Doctoral thesis

Beyond the knowledge gap paradigm : the role of psychological empowerment in parents’ vaccination decision


228 p.

Thèse de doctorat: Università della Svizzera italiana, 2017 (jury note: Summa cum laude)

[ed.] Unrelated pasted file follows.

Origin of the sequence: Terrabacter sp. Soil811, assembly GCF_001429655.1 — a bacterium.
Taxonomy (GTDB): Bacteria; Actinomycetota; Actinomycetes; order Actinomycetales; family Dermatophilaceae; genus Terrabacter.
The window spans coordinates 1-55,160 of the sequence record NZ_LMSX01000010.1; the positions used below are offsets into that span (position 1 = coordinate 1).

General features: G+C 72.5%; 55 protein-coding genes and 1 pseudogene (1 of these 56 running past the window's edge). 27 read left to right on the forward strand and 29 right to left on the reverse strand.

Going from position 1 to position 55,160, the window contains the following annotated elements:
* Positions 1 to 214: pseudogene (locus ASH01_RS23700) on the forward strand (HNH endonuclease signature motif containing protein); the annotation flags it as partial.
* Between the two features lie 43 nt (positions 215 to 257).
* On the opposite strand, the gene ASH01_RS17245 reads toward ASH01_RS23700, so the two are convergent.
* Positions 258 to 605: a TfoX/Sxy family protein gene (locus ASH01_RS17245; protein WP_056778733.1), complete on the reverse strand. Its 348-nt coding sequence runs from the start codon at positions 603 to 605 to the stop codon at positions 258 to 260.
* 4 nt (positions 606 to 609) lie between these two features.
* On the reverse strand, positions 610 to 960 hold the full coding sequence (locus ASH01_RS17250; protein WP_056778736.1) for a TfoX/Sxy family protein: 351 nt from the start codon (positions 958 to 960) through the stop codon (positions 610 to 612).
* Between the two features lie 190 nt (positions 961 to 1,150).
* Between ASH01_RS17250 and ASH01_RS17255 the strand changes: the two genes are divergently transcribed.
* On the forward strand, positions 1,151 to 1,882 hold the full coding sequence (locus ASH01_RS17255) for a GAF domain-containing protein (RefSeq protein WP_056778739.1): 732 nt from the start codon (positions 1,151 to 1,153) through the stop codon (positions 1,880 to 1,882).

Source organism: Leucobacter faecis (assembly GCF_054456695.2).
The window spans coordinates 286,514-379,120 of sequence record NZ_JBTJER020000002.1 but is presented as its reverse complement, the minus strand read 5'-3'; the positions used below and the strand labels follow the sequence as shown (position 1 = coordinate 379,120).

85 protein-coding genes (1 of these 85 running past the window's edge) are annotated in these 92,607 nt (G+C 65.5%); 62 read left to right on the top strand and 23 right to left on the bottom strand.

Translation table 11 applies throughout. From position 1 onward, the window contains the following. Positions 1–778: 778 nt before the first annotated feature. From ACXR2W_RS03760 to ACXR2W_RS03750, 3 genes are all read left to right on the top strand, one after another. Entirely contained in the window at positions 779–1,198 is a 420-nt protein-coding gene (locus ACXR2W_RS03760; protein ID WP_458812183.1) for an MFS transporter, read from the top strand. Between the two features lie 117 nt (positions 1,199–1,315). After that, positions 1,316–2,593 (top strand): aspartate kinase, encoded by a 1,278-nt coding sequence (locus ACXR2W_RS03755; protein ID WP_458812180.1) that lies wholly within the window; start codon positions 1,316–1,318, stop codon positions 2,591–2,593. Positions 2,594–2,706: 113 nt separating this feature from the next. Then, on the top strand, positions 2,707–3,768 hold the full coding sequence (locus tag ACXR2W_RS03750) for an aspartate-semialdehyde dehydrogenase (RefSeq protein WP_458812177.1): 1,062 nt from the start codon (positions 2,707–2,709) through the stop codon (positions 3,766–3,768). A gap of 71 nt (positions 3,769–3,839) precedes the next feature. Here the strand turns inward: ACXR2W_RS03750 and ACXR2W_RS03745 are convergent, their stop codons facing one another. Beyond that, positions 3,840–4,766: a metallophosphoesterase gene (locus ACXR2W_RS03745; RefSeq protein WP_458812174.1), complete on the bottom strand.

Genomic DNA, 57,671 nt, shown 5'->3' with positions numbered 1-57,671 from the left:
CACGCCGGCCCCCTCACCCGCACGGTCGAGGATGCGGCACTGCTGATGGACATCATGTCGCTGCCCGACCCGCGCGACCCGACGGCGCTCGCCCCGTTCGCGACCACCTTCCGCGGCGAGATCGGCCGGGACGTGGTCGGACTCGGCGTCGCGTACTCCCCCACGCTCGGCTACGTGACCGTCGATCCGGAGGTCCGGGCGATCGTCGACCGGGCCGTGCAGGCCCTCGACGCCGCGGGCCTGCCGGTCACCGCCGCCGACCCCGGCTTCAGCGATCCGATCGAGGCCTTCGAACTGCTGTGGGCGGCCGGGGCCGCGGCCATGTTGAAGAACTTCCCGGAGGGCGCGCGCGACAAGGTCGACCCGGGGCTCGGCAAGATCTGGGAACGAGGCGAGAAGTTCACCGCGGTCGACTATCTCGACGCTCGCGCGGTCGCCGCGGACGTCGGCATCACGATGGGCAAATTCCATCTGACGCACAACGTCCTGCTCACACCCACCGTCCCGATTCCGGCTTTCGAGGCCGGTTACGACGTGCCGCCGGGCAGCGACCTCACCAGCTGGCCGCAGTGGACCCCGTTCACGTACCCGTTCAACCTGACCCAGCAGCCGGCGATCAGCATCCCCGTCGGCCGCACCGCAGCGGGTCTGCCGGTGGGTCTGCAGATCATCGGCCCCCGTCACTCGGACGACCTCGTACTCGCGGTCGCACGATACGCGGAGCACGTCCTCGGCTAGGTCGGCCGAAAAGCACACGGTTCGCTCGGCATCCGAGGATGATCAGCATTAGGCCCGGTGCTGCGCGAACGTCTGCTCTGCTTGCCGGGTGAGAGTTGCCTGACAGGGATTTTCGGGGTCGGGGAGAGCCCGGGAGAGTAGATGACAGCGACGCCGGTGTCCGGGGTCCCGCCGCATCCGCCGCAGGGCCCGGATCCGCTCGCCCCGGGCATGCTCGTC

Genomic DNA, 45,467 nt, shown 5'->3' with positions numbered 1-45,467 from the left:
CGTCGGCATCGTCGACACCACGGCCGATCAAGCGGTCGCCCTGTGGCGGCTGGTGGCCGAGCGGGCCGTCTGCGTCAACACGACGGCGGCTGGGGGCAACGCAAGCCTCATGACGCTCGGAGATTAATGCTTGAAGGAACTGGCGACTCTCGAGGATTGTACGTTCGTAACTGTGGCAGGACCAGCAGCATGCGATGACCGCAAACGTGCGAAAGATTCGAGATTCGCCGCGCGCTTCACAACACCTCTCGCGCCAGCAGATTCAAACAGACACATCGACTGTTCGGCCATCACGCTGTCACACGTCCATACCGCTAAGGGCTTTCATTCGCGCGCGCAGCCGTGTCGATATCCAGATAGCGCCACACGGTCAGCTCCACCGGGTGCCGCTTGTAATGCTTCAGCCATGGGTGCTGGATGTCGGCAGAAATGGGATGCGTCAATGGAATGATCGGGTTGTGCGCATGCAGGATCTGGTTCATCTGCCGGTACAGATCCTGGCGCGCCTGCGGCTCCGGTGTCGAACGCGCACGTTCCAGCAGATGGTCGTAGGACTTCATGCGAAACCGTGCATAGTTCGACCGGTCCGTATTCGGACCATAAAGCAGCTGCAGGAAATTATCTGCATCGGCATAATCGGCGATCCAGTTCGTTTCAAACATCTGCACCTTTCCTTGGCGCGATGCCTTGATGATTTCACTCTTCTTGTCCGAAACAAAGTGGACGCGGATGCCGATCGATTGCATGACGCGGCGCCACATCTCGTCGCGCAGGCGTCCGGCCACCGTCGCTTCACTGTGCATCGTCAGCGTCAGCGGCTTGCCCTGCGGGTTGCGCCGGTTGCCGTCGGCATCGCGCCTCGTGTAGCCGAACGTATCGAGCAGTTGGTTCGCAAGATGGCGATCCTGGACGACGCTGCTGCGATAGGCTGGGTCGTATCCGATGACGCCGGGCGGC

English Even though the efficacy and safety of immunization have been widely proven (Plotkin, 2014), an increasing number of parents have refused to vaccinate their children against serious infectious diseases in the past twenty years (Dubé, Gagnon, Nickels, Jeram, & Schuster, 2014). A recent shift in the study of vaccination decision- making has seen scholars moving beyond the idea that mere lack of knowledge could explain why parents decide to opt out of the recommended schedule, showing that making a vaccination decision is a complex cognitive and emotional process where several factors play a role. Variables such as risk perception, anticipated regret or prosocial attitude can potentially contribute to choosing or not choosing a given vaccination (Yaqub, Castle-Clarke, Sevdalis, & Chataway, 2014). The aim of this dissertation, which is based on the Health Empowerment Model (Schulz & Nakamoto, 2013), is to explore and assess the role of vaccination knowledge (as a dimension of vaccination literacy) in parental vaccination decision-making, while studying, at the same time, the implications of parents’ psychological empowerment on the decision about immunizing their child, with a special focus on the measles-mumps-rubella (MMR) vaccination. Six unique studies that employed both qualitative (individual interviews and focus groups) and quantitative (content analysis, survey and experiment) methods are presented, which aim to assess the influence of vaccination literacy and psychological empowerment on vaccination-related outcomes such as intention, while providing a valid and reliable measurement tool for the empowerment construct as well as a context-specific conceptualization. A content analysis (Chapter II) focusing on the arguments cited by users posting online about vaccination shows that a distinction can be made between an anti-vaccination group, a general pro- vaccination group (using diverse arguments supporting vaccination) and a safety- focused pro-vaccination group. The anti-vaccination group appears to be more active than the others and to also use multiple sources (mainly its own experience and media). The findings of an interview study (Chapter III) reveal that parents tend to misinterpret current vaccination recommendations and experience negative outcomes of their low self-perceived competence. The study also shows that parents think that their MMR vaccination decision can have an impact on different levels and that they have a preference for shared-decision making in relation to their child’s healthcare provider. A second qualitative study employing focus group interviews (Chapter IV) shows that parents are concerned with their legal responsibility and issues of freedom with regards to the MMR vaccination decision. A key finding is that parents’ relationship with the pediatrician in terms of trust is crucial to their self-perceived competence, suggesting their preference for a model of autonomy that does not exclude a shared decision-making approach with the child’s healthcare provider. Finally, a distinction emerges between information seekers, avoiders, and passive recipients. A scale is developed and its psychometric properties are evaluated (Chapter V) to provide a valid and reliable tool to measure psychological empowerment in the vaccination decision. The final tool captures parents’ perceived influence of one’s personal and family experience regarding vaccination, their desire not to ask other parents about their experience with vaccinations and their lack of interest in the vaccination opinion of other parents. These elements can be seen as context-specific extensions of the empowerment dimension of self-determination. The findings of an experimental study (Chapter VI) demonstrate that providing accurate information on the vaccination through a smartphone app employing gamification can positively and significantly increase parents’ knowledge and empowerment. Furthermore, providing information in a gamified way also led to a higher intention to vaccinate and higher parental confidence in the decision. Finally, a mixed method study to evaluate the experiment described above (Chapter VII), suggests that parents have a preference for information and opinions, compared to solely being empowered and pushed to look for information. The results recommend that empowering efforts be always accompanied by proper and exhaustive information. On the basis of these findings, this dissertation contributes to understanding parents’ empowerment needs in the vaccination decision, providing new insights to current research that seeks to study the vaccination decision as a complex process. The results of the studies can significantly inform ways to improve not only communication between health professionals and parents on the vaccination topic, but also future public health strategies and policies ultimately aimed at increasing vaccination coverage.
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